The cultural impact of The Beatles is unmatched. If we had to summarize it in one sentence, we would say that The Beatles walked the way for NSYNC and One Direction. The Jonas Brothers and BTS ran. The English rock band consisting of John Lennon Paul McCartney George Harrison and Ringo starr played a crucial role in the development 1960 pop music, earning them the title of Most Influential Band Of All Time. However, did you know the rock ‘n’ roll maestros were no strangers to controversies? In fact, during the height of their fame, the late John Lennon’s infamous ‘more popular than Jesus’ controversy ignited a massive public outrage against the group, which led to quartet’s immediate downfall. Scroll down to find out the whole scoop!
The Beatles’ global fame was born out of their unprecedented critical and financial success. Their concert tours sold like hotcakes. Their evergreen tracks ‘Hey Jude,’ ‘Let Me Be,’ ‘A Hard Day’s Night,’ and ‘Tomorrow’ among others are still remastered and covered by other artists who attempt to pay an ode to the English band’s rich legacy.
The Beatles released the much-anticipated final song, “Now and Then,” on Thursday. It features the voice of John Lennon. The song was written and recorded in 1978 at Lennon’s New York City home. It took 45 years to complete. Yoko Ono shared the demo in 1994 with the rest The Beatles. The release of the unfinished song marks a complete circle for the group, as it is the last credit given to Lennon McCartney Harrison and Starr.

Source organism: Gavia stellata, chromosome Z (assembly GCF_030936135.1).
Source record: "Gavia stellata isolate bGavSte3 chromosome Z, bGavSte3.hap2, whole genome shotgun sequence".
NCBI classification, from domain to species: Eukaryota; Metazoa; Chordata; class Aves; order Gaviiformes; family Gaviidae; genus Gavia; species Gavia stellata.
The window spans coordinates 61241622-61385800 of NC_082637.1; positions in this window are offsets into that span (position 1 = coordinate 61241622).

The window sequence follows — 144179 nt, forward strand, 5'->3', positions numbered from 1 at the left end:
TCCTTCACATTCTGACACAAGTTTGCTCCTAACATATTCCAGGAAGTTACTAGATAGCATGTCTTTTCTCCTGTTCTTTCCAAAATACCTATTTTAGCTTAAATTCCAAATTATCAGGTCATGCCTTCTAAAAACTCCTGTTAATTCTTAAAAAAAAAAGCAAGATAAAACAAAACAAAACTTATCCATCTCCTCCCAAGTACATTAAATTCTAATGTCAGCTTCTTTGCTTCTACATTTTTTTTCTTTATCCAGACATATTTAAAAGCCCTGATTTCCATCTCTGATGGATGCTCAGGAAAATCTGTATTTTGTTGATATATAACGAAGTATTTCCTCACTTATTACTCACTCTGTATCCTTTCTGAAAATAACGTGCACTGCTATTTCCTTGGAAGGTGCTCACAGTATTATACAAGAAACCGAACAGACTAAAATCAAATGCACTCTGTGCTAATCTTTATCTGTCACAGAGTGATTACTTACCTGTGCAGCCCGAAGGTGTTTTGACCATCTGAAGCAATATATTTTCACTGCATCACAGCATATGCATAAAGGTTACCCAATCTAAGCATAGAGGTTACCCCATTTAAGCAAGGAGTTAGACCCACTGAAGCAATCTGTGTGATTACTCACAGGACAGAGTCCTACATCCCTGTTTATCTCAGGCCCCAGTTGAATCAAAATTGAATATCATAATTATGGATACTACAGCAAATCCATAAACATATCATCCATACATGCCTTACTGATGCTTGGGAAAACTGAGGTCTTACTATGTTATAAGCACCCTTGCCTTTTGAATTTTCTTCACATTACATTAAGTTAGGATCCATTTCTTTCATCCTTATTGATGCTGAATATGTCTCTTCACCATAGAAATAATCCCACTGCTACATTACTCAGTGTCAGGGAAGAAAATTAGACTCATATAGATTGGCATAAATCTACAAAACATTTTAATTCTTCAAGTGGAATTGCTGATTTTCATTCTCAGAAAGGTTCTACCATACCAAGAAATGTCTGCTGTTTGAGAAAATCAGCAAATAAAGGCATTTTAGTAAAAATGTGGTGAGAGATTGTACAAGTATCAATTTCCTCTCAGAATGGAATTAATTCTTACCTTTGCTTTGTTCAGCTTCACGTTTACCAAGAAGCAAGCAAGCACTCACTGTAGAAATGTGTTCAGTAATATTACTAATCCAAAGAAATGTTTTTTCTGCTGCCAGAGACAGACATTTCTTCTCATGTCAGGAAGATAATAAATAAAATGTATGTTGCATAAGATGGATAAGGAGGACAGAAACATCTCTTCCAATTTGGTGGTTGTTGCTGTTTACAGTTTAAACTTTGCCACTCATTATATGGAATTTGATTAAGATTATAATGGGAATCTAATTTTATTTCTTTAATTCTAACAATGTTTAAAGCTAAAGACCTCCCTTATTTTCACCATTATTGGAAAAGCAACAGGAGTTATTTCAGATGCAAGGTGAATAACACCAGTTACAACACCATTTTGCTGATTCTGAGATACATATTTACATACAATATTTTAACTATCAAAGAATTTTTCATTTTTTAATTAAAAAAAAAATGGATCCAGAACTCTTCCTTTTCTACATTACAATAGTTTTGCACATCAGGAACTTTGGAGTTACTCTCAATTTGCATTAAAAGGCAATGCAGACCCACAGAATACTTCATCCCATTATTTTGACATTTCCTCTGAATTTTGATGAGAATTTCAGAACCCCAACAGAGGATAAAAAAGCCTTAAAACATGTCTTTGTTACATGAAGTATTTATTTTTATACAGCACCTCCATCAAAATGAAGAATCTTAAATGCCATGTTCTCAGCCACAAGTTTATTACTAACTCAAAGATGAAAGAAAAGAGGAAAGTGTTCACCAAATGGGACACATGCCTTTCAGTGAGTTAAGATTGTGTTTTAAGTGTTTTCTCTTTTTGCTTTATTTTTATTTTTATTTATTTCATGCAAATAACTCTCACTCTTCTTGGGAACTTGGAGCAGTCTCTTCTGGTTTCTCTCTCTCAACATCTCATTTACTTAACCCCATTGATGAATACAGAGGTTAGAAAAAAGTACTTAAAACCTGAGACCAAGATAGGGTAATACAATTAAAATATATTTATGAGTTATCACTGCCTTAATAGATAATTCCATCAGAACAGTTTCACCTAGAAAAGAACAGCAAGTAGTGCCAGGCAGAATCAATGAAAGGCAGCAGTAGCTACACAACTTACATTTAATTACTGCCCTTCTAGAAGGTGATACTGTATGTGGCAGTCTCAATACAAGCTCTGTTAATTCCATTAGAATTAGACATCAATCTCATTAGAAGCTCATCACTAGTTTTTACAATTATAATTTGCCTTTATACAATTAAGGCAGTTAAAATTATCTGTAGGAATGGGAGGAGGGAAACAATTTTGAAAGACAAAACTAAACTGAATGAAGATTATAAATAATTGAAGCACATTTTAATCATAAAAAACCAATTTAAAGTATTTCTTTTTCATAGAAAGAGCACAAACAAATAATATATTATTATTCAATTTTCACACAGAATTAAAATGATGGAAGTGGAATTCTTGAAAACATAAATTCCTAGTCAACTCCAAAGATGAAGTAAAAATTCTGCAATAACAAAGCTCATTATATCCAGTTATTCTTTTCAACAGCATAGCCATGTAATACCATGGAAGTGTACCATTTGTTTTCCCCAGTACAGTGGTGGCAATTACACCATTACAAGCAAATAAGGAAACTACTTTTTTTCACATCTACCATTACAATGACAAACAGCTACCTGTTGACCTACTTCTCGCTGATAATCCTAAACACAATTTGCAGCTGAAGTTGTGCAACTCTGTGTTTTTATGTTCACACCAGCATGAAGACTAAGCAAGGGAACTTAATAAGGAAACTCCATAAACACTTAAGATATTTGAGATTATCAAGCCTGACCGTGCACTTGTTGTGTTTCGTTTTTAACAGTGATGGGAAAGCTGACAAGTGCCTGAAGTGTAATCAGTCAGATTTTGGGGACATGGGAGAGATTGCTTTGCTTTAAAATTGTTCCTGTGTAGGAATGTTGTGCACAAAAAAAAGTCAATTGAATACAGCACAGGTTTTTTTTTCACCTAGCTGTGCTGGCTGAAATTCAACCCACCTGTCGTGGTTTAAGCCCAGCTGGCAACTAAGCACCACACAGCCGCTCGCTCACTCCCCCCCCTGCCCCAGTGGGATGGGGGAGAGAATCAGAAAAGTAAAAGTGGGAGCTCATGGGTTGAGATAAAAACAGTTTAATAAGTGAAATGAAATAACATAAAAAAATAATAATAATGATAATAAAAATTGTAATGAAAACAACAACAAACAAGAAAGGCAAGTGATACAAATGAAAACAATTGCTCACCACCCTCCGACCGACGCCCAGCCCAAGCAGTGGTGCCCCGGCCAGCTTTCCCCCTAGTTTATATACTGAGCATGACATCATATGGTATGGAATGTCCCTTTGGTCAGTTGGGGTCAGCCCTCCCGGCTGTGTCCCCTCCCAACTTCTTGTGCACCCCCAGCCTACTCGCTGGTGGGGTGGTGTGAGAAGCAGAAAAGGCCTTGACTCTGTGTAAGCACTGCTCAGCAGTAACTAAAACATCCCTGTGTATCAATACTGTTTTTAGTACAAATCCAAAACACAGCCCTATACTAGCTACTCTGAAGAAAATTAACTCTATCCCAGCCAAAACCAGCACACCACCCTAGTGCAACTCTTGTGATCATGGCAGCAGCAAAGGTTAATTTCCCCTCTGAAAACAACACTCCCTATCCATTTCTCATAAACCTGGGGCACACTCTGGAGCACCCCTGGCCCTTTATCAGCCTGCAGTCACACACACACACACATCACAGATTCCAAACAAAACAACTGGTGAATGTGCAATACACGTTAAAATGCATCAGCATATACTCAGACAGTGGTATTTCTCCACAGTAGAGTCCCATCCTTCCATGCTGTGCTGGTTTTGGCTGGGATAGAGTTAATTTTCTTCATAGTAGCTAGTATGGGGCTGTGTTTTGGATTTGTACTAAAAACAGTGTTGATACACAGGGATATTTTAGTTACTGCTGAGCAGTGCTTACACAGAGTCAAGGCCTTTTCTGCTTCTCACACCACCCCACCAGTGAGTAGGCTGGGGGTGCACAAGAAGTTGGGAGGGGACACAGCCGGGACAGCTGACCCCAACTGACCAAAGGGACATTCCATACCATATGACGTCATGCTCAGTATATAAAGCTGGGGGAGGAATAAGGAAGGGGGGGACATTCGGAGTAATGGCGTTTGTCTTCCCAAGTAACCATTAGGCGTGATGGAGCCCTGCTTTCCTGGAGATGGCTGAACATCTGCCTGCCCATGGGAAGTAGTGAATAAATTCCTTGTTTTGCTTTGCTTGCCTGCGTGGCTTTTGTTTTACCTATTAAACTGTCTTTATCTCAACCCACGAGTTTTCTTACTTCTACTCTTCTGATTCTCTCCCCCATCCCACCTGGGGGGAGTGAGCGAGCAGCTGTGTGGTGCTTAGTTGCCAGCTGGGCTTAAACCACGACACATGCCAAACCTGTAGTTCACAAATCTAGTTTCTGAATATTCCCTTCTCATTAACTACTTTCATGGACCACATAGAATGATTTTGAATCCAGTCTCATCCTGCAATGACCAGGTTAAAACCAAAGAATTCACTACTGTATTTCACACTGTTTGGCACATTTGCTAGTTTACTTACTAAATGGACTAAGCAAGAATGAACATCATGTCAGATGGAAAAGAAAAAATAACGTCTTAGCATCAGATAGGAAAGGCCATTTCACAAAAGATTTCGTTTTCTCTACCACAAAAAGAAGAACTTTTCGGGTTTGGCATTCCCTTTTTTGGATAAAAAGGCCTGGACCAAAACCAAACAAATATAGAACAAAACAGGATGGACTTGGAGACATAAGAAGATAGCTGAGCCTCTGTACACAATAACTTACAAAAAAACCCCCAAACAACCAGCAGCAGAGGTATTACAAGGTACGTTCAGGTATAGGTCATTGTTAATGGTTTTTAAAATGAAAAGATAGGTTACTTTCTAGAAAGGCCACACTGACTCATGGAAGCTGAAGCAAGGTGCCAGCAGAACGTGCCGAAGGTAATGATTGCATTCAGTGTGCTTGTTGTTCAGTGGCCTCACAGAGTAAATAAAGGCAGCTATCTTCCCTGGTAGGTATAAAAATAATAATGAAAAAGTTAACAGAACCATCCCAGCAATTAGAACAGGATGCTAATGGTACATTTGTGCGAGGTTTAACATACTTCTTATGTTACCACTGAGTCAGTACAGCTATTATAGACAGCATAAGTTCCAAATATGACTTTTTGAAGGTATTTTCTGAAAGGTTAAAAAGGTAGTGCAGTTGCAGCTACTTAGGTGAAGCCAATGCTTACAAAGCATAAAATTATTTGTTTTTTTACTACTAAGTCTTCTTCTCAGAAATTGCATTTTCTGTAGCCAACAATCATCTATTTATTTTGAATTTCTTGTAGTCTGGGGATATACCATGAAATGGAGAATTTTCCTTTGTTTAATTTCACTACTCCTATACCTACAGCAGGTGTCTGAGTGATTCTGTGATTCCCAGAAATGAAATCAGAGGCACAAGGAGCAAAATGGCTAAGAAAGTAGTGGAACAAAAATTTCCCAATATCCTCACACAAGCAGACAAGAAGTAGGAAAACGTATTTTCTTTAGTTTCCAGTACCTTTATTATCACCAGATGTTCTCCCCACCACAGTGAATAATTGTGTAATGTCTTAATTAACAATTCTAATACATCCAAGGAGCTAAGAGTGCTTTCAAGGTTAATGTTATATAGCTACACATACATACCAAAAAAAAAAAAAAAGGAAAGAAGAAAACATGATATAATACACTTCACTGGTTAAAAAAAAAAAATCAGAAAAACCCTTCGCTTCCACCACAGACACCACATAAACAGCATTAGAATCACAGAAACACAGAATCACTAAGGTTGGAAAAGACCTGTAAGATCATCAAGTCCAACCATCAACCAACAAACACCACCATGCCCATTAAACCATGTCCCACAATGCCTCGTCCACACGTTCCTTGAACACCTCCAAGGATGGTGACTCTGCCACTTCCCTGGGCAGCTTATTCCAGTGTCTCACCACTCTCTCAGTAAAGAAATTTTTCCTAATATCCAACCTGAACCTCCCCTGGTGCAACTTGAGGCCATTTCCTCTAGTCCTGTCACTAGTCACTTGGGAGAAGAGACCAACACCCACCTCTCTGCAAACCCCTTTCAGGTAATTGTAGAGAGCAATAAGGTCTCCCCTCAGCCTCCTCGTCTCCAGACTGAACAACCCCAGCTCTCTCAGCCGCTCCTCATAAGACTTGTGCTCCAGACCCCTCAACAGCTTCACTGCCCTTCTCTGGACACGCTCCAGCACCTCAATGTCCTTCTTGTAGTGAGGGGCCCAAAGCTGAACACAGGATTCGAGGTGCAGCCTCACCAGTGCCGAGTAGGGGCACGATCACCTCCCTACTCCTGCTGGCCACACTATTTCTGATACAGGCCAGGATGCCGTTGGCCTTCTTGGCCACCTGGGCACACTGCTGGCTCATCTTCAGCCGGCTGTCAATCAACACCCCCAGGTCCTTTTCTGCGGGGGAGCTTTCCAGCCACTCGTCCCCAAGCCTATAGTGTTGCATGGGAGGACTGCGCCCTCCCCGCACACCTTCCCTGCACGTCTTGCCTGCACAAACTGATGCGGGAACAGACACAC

Circling back to John Lennon‘s controversial remark, which reportedly influenced the band’s decision to never go on tour again, it caused an uproar against the rock group, inventing a cancel culture way before the times of social media. Sir Lennon stated in his British publication London Evening Standard that “Christianity will disappear.” It will shrink and vanish. I don’t need to argue about it; I am right and I will be proven right. We’re more popular than Jesus now; I don’t know which will go first—rock ‘n’ roll or Christianity. Jesus was fine but his followers were stodgy and ordinary. It’s their twisting of it that ruins the story for me.”
It’s worth noting that controversy didn’t start until the quote appeared in the United States. This was around the time The Beatles made tabloid headlines with their psychedelic adventures in America. The Christian community in America went crazy, and the timing was terrible as The Beatles were about to tour America. The Ku Klux Klan, a white supremacist organisation, quickly pickedeted their concert tickets. This forced the Beatles to cancel any future tours and only perform in studios.
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